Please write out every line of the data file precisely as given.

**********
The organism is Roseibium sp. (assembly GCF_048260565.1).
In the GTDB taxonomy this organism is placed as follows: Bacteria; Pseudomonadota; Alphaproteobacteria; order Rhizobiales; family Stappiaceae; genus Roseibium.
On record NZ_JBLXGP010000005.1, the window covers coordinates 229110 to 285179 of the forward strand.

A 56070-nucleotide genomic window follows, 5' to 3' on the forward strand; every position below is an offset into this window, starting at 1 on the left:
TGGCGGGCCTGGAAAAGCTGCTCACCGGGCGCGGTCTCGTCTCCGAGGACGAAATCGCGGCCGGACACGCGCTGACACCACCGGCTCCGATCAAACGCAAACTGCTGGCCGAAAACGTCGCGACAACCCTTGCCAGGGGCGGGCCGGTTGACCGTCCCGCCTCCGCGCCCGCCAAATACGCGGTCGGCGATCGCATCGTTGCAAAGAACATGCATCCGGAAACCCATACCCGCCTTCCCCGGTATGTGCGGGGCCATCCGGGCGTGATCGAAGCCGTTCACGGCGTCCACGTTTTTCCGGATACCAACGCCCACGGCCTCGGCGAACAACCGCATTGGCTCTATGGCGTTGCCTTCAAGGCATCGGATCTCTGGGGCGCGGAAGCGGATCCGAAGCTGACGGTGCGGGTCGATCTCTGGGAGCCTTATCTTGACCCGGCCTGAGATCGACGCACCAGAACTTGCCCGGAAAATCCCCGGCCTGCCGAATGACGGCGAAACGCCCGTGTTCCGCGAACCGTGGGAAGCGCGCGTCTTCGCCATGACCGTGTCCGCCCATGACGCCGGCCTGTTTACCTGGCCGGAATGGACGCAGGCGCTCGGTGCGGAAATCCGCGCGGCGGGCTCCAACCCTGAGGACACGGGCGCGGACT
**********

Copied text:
The organism is Roseibium sp. (assembly GCF_048260565.1).
In the GTDB taxonomy this organism is placed as follows: Bacteria; Pseudomonadota; Alphaproteobacteria; order Rhizobiales; family Stappiaceae; genus Roseibium.
On record NZ_JBLXGP010000005.1, the window covers coordinates 229110 to 285179 of the forward strand.

A 56070-nucleotide genomic window follows, 5' to 3' on the forward strand; every position below is an offset into this window, starting at 1 on the left:
TGGCGGGCCTGGAAAAGCTGCTCACCGGGCGCGGTCTCGTCTCCGAGGACGAAATCGCGGCCGGACACGCGCTGACACCACCGGCTCCGATCAAACGCAAACTGCTGGCCGAAAACGTCGCGACAACCCTTGCCAGGGGCGGGCCGGTTGACCGTCCCGCCTCCGCGCCCGCCAAATACGCGGTCGGCGATCGCATCGTTGCAAAGAACATGCATCCGGAAACCCATACCCGCCTTCCCCGGTATGTGCGGGGCCATCCGGGCGTGATCGAAGCCGTTCACGGCGTCCACGTTTTTCCGGATACCAACGCCCACGGCCTCGGCGAACAACCGCATTGGCTCTATGGCGTTGCCTTCAAGGCATCGGATCTCTGGGGCGCGGAAGCGGATCCGAAGCTGACGGTGCGGGTCGATCTCTGGGAGCCTTATCTTGACCCGGCCTGAGATCGACGCACCAGAACTTGCCCGGAAAATCCCCGGCCTGCCGAATGACGGCGAAACGCCCGTGTTCCGCGAACCGTGGGAAGCGCGCGTCTTCGCCATGACCGTGTCCGCCCATGACGCCGGCCTGTTTACCTGGCCGGAATGGACGCAGGCGCTCGGTGCGGAAATCCGCGCGGCGGGCTCCAACCCTGAGGACACGGGCGCGGACT